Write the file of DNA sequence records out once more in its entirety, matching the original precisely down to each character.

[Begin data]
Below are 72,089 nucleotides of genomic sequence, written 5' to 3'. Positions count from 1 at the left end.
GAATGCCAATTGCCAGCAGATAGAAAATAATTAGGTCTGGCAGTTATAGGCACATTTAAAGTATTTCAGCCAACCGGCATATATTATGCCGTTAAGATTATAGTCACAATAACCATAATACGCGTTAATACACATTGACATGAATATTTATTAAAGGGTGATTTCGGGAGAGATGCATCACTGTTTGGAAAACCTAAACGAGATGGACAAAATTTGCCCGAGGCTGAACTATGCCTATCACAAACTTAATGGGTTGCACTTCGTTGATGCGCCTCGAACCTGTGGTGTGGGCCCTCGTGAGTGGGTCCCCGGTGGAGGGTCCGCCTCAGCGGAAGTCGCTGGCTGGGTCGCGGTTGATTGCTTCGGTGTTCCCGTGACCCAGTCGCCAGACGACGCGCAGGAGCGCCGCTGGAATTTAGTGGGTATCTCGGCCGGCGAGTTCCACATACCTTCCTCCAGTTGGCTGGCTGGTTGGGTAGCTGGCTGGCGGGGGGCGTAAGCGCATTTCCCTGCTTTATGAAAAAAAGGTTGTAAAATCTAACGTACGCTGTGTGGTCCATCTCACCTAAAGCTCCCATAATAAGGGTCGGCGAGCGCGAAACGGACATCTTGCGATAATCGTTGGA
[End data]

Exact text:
Below are 72,089 nucleotides of genomic sequence, written 5' to 3'. Positions count from 1 at the left end.
GAATGCCAATTGCCAGCAGATAGAAAATAATTAGGTCTGGCAGTTATAGGCACATTTAAAGTATTTCAGCCAACCGGCATATATTATGCCGTTAAGATTATAGTCACAATAACCATAATACGCGTTAATACACATTGACATGAATATTTATTAAAGGGTGATTTCGGGAGAGATGCATCACTGTTTGGAAAACCTAAACGAGATGGACAAAATTTGCCCGAGGCTGAACTATGCCTATCACAAACTTAATGGGTTGCACTTCGTTGATGCGCCTCGAACCTGTGGTGTGGGCCCTCGTGAGTGGGTCCCCGGTGGAGGGTCCGCCTCAGCGGAAGTCGCTGGCTGGGTCGCGGTTGATTGCTTCGGTGTTCCCGTGACCCAGTCGCCAGACGACGCGCAGGAGCGCCGCTGGAATTTAGTGGGTATCTCGGCCGGCGAGTTCCACATACCTTCCTCCAGTTGGCTGGCTGGTTGGGTAGCTGGCTGGCGGGGGGCGTAAGCGCATTTCCCTGCTTTATGAAAAAAAGGTTGTAAAATCTAACGTACGCTGTGTGGTCCATCTCACCTAAAGCTCCCATAATAAGGGTCGGCGAGCGCGAAACGGACATCTTGCGATAATCGTTGGA